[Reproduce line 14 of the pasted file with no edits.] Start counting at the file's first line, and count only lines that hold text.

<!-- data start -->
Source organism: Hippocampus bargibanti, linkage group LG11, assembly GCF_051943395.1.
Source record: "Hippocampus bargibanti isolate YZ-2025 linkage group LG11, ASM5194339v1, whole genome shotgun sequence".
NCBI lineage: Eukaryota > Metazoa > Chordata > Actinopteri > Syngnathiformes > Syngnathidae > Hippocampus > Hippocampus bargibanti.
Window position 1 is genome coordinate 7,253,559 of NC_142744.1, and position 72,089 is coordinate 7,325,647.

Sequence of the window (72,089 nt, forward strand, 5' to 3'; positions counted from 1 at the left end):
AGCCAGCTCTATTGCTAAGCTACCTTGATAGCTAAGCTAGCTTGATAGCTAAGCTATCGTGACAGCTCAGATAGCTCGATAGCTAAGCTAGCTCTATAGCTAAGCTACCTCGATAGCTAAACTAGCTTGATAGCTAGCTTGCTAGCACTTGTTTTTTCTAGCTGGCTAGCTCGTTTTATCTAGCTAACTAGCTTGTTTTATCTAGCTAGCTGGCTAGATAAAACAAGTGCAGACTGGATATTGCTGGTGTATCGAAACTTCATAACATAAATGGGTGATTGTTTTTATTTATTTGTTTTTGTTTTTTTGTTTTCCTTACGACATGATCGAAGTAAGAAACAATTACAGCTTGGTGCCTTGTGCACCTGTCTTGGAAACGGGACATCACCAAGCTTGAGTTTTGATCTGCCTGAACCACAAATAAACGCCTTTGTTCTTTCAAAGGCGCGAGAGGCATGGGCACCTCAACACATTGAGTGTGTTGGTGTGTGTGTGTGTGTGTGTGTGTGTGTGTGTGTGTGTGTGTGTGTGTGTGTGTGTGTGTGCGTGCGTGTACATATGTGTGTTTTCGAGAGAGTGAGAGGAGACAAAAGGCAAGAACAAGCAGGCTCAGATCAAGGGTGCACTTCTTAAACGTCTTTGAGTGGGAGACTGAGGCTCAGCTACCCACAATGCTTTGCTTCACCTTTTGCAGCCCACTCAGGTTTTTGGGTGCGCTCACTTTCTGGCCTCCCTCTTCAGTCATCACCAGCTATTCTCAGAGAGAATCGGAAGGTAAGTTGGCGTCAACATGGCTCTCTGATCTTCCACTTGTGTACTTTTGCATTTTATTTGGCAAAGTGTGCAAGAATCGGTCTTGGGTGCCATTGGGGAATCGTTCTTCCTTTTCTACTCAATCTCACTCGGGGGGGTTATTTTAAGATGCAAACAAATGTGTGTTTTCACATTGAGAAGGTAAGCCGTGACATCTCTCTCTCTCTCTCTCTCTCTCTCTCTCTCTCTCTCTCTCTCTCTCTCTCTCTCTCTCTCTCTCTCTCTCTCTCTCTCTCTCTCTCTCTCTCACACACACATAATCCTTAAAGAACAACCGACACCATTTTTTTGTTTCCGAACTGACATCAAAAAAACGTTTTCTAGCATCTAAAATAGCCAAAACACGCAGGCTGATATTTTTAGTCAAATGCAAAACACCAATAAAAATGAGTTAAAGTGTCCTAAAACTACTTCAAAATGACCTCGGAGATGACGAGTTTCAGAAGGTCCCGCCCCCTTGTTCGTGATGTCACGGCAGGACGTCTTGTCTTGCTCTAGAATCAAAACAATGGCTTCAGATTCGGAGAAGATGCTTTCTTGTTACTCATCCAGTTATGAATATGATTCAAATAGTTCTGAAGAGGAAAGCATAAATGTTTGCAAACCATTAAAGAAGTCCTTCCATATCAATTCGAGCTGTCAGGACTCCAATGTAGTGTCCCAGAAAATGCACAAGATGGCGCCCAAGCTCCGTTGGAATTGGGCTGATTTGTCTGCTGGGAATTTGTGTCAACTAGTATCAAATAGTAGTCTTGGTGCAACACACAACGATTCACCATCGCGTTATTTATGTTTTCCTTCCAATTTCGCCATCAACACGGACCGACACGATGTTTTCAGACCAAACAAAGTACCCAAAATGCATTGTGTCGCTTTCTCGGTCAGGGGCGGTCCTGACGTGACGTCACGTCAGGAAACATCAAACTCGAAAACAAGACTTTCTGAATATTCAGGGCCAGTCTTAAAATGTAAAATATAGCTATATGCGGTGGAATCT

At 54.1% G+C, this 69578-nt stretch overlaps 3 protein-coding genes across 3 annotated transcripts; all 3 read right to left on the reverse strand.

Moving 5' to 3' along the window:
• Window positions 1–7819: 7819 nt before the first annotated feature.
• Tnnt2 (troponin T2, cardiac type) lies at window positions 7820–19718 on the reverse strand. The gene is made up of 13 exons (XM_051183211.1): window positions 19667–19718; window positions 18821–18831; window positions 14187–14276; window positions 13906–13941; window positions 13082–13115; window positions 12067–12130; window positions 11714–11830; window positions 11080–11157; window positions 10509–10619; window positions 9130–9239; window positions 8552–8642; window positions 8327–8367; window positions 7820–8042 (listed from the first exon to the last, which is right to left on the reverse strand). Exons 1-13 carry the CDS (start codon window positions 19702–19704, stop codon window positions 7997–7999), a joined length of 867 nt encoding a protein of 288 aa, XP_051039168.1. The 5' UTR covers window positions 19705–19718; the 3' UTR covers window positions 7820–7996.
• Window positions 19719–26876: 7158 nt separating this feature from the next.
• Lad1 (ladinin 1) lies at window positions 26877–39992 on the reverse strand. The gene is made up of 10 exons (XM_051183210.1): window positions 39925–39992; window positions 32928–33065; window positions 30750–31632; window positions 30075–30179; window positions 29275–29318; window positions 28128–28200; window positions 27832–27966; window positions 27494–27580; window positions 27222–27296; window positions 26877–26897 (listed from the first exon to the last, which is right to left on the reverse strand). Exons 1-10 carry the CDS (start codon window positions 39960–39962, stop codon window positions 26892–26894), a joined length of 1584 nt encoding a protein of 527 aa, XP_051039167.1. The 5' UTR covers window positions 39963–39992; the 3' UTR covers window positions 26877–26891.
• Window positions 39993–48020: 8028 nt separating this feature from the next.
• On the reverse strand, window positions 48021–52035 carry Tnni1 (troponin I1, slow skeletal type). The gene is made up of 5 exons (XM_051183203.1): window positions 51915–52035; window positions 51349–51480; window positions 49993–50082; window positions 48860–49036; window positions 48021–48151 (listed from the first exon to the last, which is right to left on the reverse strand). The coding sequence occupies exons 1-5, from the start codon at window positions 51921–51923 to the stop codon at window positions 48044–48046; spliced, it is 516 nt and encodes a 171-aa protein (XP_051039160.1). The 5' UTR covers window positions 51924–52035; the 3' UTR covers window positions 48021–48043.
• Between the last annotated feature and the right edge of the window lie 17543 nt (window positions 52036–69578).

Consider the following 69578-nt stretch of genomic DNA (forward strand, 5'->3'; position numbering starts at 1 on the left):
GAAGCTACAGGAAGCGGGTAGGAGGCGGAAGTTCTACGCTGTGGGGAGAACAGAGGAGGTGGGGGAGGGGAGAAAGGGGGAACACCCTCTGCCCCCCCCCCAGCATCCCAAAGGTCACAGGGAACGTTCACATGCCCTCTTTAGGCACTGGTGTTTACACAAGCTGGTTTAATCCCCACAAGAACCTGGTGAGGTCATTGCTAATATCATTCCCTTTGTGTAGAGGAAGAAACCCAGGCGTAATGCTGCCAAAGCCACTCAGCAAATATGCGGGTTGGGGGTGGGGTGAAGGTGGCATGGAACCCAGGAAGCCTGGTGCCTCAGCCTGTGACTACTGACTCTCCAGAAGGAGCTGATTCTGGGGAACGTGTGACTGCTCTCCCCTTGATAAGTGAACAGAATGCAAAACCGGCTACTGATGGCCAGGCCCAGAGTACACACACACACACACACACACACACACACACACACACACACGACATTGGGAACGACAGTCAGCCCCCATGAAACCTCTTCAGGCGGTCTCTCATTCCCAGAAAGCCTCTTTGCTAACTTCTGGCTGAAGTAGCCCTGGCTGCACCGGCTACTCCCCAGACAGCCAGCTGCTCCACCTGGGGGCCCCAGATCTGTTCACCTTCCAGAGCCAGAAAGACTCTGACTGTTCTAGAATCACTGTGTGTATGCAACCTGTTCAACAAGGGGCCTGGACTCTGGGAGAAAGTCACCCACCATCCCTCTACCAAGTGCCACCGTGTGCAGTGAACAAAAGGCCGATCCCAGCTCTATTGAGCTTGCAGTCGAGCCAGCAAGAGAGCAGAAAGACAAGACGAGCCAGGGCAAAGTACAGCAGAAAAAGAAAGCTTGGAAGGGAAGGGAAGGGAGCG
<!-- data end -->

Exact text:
• On the reverse strand, window positions 48021–52035 carry Tnni1 (troponin I1, slow skeletal type). The gene is made up of 5 exons (XM_051183203.1): window positions 51915–52035; window positions 51349–51480; window positions 49993–50082; window positions 48860–49036; window positions 48021–48151 (listed from the first exon to the last, which is right to left on the reverse strand). The coding sequence occupies exons 1-5, from the start codon at window positions 51921–51923 to the stop codon at window positions 48044–48046; spliced, it is 516 nt and encodes a 171-aa protein (XP_051039160.1). The 5' UTR covers window positions 51924–52035; the 3' UTR covers window positions 48021–48043.